One of the most distinctive features of the Australian landscapes are the trees. The most common type of tree is the Eucalypt, or gum tree, with about 550 and 600 species. These trees make up about 95% of our forest trees, and they have been shown on Australian stamps. This article shows some of them.
They symbolise the Australian landscape and contribute to its colour, both because of the blue-grey foliage of the trees and because of the oil that vaporises from the leaves in warm weather, adding to the misty blues of distant hills. Eucalypts are found in all parts of the continent, from the coast to the treeline on Mount Kosciusko, our highest mountain, and from the edge of the desert to the margins of the rainforest. They have adapted to all types of climates and soils.
The river red gum (Eucalyptus camaldulensis) shown on the left has the typical shape of the eucalypts. This is the $2.00 Painting Series stamp issued in 1974. The river red gum is found on floodplains throughout mainland Australia and is one of the most common gums.
A distinctive feature of the eucalypts is the gumnut - the seed pod of the gum tree, shown on the right with typical flowers and leaves. The seeds are held in the gumnut and are dispersed from it up to several years after the flowers die. The name "gum tree" refers to the gum which exudes from the bark, especially from the smooth barked species, and most often when they are damaged.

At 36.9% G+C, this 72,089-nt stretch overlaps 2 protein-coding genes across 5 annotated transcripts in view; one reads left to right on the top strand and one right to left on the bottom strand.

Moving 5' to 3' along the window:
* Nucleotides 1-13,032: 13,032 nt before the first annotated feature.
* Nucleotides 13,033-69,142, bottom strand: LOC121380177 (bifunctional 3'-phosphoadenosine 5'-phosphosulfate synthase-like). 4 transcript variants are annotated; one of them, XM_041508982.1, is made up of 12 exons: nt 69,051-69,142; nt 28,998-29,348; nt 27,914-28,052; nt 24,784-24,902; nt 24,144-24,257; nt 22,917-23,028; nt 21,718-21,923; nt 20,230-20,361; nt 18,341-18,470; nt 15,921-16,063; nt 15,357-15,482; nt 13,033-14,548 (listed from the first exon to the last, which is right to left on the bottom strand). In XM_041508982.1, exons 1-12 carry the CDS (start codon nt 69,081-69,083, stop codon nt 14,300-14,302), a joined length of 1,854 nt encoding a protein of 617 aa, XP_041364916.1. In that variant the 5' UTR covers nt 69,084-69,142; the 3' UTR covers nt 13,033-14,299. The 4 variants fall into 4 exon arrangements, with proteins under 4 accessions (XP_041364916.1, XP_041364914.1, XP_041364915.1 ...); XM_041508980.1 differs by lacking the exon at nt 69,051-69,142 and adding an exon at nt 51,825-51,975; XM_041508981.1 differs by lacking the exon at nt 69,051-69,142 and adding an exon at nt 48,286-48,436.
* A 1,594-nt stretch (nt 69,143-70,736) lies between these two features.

Identifiable Species on Stamps
The first readily-identifiable species to be pictured on an Australian stamp was the Tasmanian blue gum (E. globulus) on the 15 cent stamp in the State Floral Emblems series, issued in 1968, and shown to the left. it is a large tree up to 70 metres high with yellow to cream flowers. It is native to Tasmania and a small part of southern Victoria. It is one of the most widely planted eucalypts overseas, including Spain, Portugal, India, Brazil, South Africa, and the USA. It is grown mainly for the oil that can be distilled from the leaves, and also for firewood. It is such a feature of the landscape between Los Angeles and San Francisco that many people think that it is native to the area.
The river red gum on the 1974 issue mentioned earlier was the next eucalypt issue. E. camaldulensis can be found along most watercourses in every state in mainland Australia. It grows to about 30 metres and has smooth white or grey bark streaked with red. It has been the centre of an important timber industry, producing heavy, dark red timber used for a range of uses from polished furniture to railway sleepers and fences. The design on the earlier 1969 15 cent timber stamp (not illustrated) showing part of a log with gum nuts and gum leaves is probably based on the river red gum.